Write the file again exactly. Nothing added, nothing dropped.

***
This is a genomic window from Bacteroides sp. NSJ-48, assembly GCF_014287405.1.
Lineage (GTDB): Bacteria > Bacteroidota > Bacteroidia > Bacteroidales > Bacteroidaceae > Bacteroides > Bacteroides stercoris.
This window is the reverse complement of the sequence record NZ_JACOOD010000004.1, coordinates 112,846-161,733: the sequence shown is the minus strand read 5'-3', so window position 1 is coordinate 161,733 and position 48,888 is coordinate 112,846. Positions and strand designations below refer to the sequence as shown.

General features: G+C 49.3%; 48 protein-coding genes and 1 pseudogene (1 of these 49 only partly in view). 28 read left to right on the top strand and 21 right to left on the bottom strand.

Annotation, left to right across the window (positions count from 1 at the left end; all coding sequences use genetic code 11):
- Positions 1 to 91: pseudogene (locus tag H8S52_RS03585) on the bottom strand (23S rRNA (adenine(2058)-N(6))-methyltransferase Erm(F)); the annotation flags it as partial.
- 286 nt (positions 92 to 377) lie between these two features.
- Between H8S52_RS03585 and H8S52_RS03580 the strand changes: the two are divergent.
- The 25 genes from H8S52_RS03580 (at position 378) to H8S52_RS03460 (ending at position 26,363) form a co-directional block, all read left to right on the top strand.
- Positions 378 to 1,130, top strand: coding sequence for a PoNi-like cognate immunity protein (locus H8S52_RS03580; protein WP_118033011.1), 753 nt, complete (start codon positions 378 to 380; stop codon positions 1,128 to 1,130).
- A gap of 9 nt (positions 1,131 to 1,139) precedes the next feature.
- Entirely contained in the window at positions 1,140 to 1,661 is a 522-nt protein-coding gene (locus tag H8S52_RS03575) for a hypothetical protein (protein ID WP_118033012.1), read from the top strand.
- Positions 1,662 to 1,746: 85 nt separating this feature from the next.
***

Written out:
This is a genomic window from Bacteroides sp. NSJ-48, assembly GCF_014287405.1.
Lineage (GTDB): Bacteria > Bacteroidota > Bacteroidia > Bacteroidales > Bacteroidaceae > Bacteroides > Bacteroides stercoris.
This window is the reverse complement of the sequence record NZ_JACOOD010000004.1, coordinates 112,846-161,733: the sequence shown is the minus strand read 5'-3', so window position 1 is coordinate 161,733 and position 48,888 is coordinate 112,846. Positions and strand designations below refer to the sequence as shown.

General features: G+C 49.3%; 48 protein-coding genes and 1 pseudogene (1 of these 49 only partly in view). 28 read left to right on the top strand and 21 right to left on the bottom strand.

Annotation, left to right across the window (positions count from 1 at the left end; all coding sequences use genetic code 11):
- Positions 1 to 91: pseudogene (locus tag H8S52_RS03585) on the bottom strand (23S rRNA (adenine(2058)-N(6))-methyltransferase Erm(F)); the annotation flags it as partial.
- 286 nt (positions 92 to 377) lie between these two features.
- Between H8S52_RS03585 and H8S52_RS03580 the strand changes: the two are divergent.
- The 25 genes from H8S52_RS03580 (at position 378) to H8S52_RS03460 (ending at position 26,363) form a co-directional block, all read left to right on the top strand.
- Positions 378 to 1,130, top strand: coding sequence for a PoNi-like cognate immunity protein (locus H8S52_RS03580; protein WP_118033011.1), 753 nt, complete (start codon positions 378 to 380; stop codon positions 1,128 to 1,130).
- A gap of 9 nt (positions 1,131 to 1,139) precedes the next feature.
- Entirely contained in the window at positions 1,140 to 1,661 is a 522-nt protein-coding gene (locus tag H8S52_RS03575) for a hypothetical protein (protein ID WP_118033012.1), read from the top strand.
- Positions 1,662 to 1,746: 85 nt separating this feature from the next.